Dodge Charger Daytona

2023 Dodge Charger Daytona: Pricing, Release Date & Specs

The Dodge Charger Daytona is a high-performance version of the Dodge Charger muscle car. The Charger Daytona was first introduced in 1969 as a limited-edition model designed to meet homologation requirements for NASCAR racing. The car was named after the Daytona 500 race and was equipped with a range of performance features, including a high-output engine, upgraded suspension and brakes, and unique styling elements.

Today, the Dodge Charger Daytona is still a high-performance muscle car that offers a range of powerful engine options and sporty features. The most recent version of the Charger Daytona was introduced in 2020 and is available with a 5.7-liter HEMI V8 engine that produces up to 370 horsepower and 395 lb-ft of torque, or a 6.4-liter HEMI V8 engine that delivers up to 485 horsepower and 475 lb-ft of torque. The Charger Daytona also features a sport-tuned suspension, performance brakes, and unique exterior styling elements, including a Daytona decal on the rear quarter panel and a rear spoiler. Overall, the Dodge Charger Daytona is a popular choice for drivers who want a powerful and stylish muscle car with a rich racing heritage.

What’s New for 2023?

Dodge has made it clear that the current generation of the Charger will be discontinued at the end of 2023. As this era winds down, we anticipate the next-generation Charger to feature an electric powertrain that puts speed and torque front and centre. Dodge will bring back some of the Charger’s classic colours for the 2023 model year, such as Plum Crazy, B5 Blue, and Sublime Green, and will include commemorative “Last Call” plaques under the hood to show that this is the last year of production for the current generation. A new “345” badge, honouring the Hemi V-8 engine housed beneath the long, vented hood, has been added to the front fenders of all R/T models.


However, Dodge has not yet revealed when the 2023 Charger will go on sale. The sedan should be available at retailers by year’s end. Closer to the vehicle’s release date, pricing information will be made available. The Charger’s price should remain in the $34,095-$87,090 range if there are no significant updates (with destination).

Dodge Charger Daytona
Dodge Charger Daytona

Engine, Transmission, and Performance

The Charger’s loud engine and aggressive exhaust note are a nod to its NASCAR heritage. Unfortunately, not all Chargers are equipped with a potent Hemi V-8 engine, but they all come standard with a top-notch eight-speed automatic and rear-wheel drive. While the V-6 is more subdued, it does offer the convenience of all-wheel drive. While a manual transmission in a Dodge Charger would make it infinitely more cool, the automaker doesn’t offer one as an option.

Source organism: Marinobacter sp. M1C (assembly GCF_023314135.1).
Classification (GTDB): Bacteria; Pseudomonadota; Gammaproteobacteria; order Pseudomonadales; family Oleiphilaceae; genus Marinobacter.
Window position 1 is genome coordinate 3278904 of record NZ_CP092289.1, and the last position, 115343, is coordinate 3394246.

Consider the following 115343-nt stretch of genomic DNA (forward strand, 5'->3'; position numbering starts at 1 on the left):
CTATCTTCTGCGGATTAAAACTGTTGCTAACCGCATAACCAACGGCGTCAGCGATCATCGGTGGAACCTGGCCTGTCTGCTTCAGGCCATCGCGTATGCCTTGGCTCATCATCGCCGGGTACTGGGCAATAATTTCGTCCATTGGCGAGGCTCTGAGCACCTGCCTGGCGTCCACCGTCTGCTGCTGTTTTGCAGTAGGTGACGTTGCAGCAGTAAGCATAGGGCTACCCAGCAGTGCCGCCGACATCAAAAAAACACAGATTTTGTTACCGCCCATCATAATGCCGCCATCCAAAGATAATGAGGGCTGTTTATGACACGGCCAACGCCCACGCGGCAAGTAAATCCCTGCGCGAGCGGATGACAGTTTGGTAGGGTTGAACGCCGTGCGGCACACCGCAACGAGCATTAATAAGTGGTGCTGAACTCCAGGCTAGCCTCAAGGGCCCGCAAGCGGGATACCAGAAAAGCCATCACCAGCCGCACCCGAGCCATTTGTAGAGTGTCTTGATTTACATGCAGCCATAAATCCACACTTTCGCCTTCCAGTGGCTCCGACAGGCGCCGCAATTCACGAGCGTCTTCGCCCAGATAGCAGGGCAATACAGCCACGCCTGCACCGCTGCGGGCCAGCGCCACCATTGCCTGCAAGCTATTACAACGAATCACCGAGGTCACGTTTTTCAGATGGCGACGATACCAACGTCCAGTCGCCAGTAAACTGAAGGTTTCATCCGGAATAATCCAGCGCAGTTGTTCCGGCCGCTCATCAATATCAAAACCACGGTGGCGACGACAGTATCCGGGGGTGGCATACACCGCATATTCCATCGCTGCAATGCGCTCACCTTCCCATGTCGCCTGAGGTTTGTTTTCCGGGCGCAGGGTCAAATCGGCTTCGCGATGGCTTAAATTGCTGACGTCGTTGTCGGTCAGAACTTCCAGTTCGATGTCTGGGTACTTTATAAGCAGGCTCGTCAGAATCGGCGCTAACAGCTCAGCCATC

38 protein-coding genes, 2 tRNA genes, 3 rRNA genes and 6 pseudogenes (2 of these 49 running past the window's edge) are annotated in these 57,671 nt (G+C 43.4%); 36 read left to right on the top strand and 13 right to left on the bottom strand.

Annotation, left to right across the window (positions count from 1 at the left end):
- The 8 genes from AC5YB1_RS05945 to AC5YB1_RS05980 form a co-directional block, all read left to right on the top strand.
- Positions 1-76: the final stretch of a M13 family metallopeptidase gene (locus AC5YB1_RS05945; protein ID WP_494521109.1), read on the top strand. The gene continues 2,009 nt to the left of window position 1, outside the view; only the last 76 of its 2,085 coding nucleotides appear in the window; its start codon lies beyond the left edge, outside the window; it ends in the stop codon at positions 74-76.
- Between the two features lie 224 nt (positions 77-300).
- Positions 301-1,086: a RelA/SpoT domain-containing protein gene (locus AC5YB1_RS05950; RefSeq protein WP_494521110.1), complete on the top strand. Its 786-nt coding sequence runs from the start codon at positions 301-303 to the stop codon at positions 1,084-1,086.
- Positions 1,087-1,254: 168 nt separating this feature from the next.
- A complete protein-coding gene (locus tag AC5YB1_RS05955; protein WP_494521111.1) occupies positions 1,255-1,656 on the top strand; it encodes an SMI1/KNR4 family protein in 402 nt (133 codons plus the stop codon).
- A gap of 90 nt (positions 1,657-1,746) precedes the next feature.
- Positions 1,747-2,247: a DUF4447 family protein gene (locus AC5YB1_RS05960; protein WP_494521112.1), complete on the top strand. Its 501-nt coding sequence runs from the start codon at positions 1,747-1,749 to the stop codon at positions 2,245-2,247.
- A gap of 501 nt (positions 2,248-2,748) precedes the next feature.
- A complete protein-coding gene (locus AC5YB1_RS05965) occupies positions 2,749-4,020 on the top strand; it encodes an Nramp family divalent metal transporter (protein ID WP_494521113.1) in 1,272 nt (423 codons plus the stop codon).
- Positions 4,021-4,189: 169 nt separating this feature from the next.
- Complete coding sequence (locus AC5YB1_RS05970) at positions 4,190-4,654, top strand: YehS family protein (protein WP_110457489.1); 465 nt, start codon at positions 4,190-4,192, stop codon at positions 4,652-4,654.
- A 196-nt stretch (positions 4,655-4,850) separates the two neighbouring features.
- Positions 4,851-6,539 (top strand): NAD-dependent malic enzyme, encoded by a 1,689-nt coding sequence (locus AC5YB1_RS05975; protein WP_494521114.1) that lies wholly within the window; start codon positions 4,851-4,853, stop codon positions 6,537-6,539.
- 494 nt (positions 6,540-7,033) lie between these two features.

The base V-6 is plenty powerful, but it can’t keep up with front-wheel-drive cars like the Nissan Maxima. The Charger R/T Scat Pack, which has 485 horsepower, can reach 60 miles per hour in just 3.8 seconds at the drag strip. The 370-horsepower Charger can easily outrun conventional family cars.

We drove around town in a bright (Green Go) Charger, and despite its flashy appearance, the car was surprisingly calm and collected. Its big 20-inch tyres were comfortable on flat terrain, but it had trouble dealing with uneven surfaces like railroad crossings and potholes. The large sedan’s handling in turns was also quite impressive. As much as we enjoyed the V-6 model’s cornering grip, the Daytona’s substantial horsepower advantage greatly increased the excitement.

The Charger is easy to manoeuvre because of its electrically assisted power steering, but the feedback is too ponderous and slow to be engaging. We put a number of Chargers through our emergency stopping tests, and found that the ones with the most effective brakes were the high-performance versions equipped with sticky summer performance tyres.

Fuel Economy and Real-World MPG

The Charger is an extremely large and heavy vehicle that consumes a lot of gas. It has below-average EPA city estimates but above-average highway ratings. To date, we have only put the smaller V-6 and the larger 485-horsepower V-8 through our extensive battery of tests; the 5.7-liter V-8 has yet to be put through its paces. Interestingly, the six-cylinder engine achieved 26 highway mpg and the eight-cylinder engine achieved 25 highway mpg, only a 1-mpg difference. You can check the Charger’s EPA ratings for fuel economy there.

Interior, Comfort, and Cargo

Although it serves its purpose well, the Charger’s cabin is far from plush, featuring more rubberized materials than an adult film set. It has above-average legroom in the backseat but otherwise has below-average passenger space. The interior is as stripped-down as a classic muscle car, but it’s packed with features.